Digging into the seedy side of gardening can pay off

By Janice Sroufe | March 1, 2019

I am a notorious collector of seeds. It’s fascinating that a tiny, dead-looking speck of fiber or rock-like nugget can, with soil, light and water, turn into a huge plant
Little globs of fluff, dry particles, tiny cones or weird-looking winged things find their way into my pockets, my camera bag or the bottom of my purse whenever I go outdoors. I am not organized enough to carry envelopes and a Sharpie to label them, so I just plant them and see what happens. They almost always germinate and grow (although keeping them growing is tricky in this crazy Kansas climate).
The good news about seeds is that many of them can be grown with certainty just by following the instructions on the seed packet, which means you probably should purchase them from a reliable source in the year that you intend to plant.
Along with local garden centers, which have an extensive variety, seeds can be ordered from mail order catalogs or online.
Light is imperative for starting seeds successfully indoors. You need a lot of it, probably more than provided by a sunny window. Unless a climate-controlled greenhouse is available, you will be more successful with some artificial light, florescent or LED. The lights need to be adjustable so they can be really close to your planting containers and then raised as the plants grow.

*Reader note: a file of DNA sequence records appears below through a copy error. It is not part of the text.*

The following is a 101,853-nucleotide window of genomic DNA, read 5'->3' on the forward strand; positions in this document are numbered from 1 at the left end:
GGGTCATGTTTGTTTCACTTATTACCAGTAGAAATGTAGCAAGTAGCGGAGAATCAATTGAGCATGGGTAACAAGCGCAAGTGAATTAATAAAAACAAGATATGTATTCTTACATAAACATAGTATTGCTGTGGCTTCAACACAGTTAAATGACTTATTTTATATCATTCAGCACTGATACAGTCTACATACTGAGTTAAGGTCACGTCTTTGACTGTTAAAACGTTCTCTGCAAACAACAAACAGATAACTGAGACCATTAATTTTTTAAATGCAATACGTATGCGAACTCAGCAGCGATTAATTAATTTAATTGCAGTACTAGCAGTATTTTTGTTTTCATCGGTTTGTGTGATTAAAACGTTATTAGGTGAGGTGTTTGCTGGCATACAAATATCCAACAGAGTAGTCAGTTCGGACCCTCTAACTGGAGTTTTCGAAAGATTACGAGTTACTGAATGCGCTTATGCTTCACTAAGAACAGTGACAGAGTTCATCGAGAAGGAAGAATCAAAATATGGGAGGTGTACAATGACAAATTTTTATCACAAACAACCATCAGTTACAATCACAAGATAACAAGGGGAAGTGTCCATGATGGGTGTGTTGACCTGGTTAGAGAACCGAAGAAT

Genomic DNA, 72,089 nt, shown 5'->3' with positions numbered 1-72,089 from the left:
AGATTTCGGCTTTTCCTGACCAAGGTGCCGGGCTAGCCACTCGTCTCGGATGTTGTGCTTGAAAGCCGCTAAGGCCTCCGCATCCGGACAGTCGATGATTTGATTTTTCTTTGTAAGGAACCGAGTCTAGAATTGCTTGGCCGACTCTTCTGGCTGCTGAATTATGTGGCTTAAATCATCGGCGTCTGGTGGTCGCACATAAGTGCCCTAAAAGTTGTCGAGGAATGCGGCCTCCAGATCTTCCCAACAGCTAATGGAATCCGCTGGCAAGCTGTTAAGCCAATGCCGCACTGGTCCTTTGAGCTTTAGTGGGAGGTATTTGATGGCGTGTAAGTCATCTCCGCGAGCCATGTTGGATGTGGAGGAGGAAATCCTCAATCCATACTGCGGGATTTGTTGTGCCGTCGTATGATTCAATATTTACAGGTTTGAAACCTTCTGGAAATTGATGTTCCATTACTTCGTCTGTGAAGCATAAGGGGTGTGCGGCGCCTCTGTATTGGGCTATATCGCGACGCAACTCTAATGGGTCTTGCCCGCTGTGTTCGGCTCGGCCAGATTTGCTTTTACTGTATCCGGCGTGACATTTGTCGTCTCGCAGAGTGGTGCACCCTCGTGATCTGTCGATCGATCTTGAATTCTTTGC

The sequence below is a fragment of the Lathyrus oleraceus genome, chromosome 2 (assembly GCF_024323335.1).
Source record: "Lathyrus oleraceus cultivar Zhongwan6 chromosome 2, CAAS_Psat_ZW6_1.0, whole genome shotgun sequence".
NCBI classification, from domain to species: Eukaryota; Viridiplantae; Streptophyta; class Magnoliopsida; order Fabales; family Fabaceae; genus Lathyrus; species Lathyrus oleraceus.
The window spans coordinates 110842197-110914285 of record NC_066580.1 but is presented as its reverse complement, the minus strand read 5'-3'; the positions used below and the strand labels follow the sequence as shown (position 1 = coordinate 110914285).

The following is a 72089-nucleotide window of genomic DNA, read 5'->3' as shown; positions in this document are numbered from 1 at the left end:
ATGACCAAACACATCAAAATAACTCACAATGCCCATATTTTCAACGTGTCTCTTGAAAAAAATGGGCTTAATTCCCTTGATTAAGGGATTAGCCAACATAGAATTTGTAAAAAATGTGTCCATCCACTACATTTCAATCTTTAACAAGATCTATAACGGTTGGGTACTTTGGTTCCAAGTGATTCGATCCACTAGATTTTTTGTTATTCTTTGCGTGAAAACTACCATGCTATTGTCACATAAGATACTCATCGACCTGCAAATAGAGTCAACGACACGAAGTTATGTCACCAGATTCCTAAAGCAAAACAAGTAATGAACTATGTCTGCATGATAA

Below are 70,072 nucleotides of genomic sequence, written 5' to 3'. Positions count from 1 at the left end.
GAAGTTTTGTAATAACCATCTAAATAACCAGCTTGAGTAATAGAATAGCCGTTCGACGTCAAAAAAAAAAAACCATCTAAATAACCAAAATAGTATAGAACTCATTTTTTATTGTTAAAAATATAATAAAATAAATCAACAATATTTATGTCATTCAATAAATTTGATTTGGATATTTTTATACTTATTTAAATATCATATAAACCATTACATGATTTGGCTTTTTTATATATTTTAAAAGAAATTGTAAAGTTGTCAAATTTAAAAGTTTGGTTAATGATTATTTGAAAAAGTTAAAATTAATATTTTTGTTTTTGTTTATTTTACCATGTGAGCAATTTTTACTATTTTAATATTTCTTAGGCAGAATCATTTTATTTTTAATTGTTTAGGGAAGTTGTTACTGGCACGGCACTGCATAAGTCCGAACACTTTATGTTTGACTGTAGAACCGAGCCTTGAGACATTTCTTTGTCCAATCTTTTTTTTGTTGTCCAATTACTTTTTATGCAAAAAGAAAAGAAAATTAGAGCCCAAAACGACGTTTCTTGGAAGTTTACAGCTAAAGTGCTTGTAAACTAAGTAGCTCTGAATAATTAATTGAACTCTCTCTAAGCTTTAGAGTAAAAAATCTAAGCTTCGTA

Old shelving in the corner of my furnace room, with lights hanging above and between the shelves, became my indoor seed-starting garden. The lights are hung with chains, which allows adjustment as the plants get taller. A timer on the plug-in keeps the lights shining 14-16 hours a day without me having to turn them on and off. This set-up works well as long as I remember to water occasionally.
Here are a few other things to keep in mind when you start seeds indoors:
Read the seed packet or Google how much time the plants need to grow inside. Some take longer than others.
Use clean containers. Buy new ones or wash used ones with soap and water.
Use new potting soil to avoid infecting your baby plants with disease.
Wet the soil so that it is moist and crumbly before you plant your seeds and water carefully so that your seedlings stay hydrated, but not soggy.
Planting trays with covers are helpful in conserving moisture as the seeds germinate and the plants grow. When they get a couple inches tall, you can remove the covers and raise the lights above the top of the plants.
When the prescribed time has pass, the ground is warm enough and the plants are ready to go outdoors, be sure to acclimate them to the sun and wind gradually.
Besides the satisfaction that comes from growing plants from seed, I have experienced fewer diseases in plants I start myself. Seed starting probably won’t save you time or money, but it is a fun and interesting experience.

Janice Sroufe is a Sedgwick County Master Gardener. She welcomes comments and questions. Contact her at janice.sro@gmail.com